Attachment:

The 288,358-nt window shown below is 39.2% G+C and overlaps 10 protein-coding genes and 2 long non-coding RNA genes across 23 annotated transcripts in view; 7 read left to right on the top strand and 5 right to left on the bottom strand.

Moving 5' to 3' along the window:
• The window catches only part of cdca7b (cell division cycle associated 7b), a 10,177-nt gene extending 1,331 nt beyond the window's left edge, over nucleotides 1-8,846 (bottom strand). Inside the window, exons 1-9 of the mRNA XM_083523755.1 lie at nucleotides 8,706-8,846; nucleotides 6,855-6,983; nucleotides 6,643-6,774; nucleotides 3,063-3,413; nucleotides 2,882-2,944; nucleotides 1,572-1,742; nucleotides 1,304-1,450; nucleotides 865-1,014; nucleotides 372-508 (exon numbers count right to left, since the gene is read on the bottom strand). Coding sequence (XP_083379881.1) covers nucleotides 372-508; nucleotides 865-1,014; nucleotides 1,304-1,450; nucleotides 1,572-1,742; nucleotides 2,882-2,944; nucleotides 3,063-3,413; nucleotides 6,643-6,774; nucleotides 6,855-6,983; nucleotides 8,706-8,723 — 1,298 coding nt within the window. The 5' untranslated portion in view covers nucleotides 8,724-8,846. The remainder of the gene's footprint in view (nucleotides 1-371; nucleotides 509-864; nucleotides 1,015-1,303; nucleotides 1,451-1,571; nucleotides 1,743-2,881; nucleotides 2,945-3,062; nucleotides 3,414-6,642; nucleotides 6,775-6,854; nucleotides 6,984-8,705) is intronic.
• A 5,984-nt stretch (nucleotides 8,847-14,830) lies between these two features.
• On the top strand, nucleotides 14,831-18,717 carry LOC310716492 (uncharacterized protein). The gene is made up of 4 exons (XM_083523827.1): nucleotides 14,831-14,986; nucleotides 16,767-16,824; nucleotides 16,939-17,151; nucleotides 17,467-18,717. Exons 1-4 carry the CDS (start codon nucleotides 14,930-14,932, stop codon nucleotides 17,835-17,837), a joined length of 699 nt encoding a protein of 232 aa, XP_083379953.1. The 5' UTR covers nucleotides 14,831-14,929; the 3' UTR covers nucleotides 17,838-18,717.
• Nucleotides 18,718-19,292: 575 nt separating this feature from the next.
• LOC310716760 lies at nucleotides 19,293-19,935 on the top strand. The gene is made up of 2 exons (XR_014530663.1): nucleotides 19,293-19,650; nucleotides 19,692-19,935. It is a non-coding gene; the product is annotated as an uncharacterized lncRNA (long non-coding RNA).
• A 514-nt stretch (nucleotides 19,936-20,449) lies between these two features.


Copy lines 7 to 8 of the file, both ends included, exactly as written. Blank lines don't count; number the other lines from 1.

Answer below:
• LOC310716760 lies at nucleotides 19,293-19,935 on the top strand. The gene is made up of 2 exons (XR_014530663.1): nucleotides 19,293-19,650; nucleotides 19,692-19,935. It is a non-coding gene; the product is annotated as an uncharacterized lncRNA (long non-coding RNA).
• A 514-nt stretch (nucleotides 19,936-20,449) lies between these two features.